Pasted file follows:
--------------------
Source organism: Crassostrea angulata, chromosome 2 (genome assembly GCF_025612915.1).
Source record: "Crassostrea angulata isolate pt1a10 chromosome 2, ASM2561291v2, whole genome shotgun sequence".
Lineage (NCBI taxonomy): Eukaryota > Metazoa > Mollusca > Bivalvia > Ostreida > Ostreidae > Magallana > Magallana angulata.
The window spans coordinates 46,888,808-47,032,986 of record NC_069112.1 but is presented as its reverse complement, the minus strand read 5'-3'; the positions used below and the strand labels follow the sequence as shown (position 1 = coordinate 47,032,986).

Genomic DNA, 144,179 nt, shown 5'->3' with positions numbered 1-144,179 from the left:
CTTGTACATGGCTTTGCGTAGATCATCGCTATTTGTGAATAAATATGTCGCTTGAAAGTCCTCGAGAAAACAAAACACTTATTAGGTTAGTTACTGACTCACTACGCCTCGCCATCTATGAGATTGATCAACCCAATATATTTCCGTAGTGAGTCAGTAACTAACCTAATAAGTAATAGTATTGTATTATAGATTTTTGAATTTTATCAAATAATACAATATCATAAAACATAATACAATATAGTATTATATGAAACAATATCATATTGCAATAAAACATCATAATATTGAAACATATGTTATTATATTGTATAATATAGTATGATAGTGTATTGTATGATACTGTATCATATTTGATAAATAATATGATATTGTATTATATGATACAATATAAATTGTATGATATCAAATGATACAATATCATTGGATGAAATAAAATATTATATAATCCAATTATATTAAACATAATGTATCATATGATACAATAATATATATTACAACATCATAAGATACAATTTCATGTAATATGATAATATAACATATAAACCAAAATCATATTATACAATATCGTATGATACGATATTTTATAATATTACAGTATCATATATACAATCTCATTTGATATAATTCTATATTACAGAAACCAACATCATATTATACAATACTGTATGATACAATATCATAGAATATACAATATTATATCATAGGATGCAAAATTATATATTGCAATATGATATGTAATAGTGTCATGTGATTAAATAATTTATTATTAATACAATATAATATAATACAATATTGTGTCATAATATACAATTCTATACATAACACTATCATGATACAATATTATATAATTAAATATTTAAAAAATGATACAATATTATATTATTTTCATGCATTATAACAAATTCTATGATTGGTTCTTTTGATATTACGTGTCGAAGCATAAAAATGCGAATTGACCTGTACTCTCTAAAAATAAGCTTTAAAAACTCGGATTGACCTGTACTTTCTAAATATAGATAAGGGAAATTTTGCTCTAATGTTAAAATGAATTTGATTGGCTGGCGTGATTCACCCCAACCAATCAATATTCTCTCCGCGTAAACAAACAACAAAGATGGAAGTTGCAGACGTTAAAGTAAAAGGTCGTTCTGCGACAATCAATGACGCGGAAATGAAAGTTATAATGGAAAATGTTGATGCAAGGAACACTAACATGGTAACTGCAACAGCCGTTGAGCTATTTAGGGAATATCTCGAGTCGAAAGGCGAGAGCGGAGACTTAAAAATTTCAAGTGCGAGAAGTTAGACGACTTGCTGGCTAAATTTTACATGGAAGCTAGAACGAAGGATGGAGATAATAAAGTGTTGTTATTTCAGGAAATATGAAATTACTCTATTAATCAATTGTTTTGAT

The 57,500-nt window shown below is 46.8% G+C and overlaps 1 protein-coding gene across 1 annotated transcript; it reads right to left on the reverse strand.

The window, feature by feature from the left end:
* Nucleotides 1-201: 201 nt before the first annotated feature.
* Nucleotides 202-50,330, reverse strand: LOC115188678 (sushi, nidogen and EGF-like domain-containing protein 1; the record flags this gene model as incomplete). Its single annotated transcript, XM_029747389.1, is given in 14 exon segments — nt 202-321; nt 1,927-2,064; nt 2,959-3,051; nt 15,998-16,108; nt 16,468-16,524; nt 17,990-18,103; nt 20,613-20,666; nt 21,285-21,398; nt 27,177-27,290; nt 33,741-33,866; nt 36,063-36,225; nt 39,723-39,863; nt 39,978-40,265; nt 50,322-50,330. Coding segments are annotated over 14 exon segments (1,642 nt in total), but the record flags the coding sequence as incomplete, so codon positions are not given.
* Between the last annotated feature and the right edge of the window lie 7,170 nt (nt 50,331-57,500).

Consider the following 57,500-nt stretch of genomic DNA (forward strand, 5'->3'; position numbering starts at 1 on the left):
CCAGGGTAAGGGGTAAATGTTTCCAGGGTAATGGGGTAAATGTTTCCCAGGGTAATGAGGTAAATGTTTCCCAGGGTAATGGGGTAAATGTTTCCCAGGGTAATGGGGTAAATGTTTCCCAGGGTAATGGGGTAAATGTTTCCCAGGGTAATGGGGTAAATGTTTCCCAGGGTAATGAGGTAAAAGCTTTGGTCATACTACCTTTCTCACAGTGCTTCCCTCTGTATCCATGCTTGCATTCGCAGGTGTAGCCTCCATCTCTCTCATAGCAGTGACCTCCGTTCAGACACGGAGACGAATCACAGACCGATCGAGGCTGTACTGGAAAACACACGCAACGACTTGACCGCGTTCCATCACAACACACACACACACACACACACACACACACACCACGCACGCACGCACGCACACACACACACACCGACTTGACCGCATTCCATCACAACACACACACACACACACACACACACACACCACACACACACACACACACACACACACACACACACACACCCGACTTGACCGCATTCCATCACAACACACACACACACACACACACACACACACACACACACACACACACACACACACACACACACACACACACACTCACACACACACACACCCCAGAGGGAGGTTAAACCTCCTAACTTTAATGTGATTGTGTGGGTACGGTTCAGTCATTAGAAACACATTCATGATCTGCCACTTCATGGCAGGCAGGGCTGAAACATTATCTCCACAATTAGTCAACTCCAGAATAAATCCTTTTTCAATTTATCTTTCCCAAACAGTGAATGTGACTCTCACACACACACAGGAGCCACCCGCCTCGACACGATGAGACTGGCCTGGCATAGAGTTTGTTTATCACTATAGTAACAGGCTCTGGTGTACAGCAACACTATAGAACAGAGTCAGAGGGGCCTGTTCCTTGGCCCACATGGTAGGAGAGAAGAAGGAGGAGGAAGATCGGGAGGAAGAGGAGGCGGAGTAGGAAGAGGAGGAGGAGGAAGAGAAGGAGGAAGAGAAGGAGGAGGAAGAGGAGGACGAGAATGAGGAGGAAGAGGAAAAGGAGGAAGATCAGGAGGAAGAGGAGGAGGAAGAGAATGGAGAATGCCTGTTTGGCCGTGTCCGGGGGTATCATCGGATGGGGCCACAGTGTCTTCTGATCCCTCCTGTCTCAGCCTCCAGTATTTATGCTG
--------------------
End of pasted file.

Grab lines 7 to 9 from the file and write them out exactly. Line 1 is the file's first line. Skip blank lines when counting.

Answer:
The 57,500-nt window shown below is 46.8% G+C and overlaps 1 protein-coding gene across 1 annotated transcript; it reads right to left on the reverse strand.

The window, feature by feature from the left end:
* Nucleotides 1-201: 201 nt before the first annotated feature.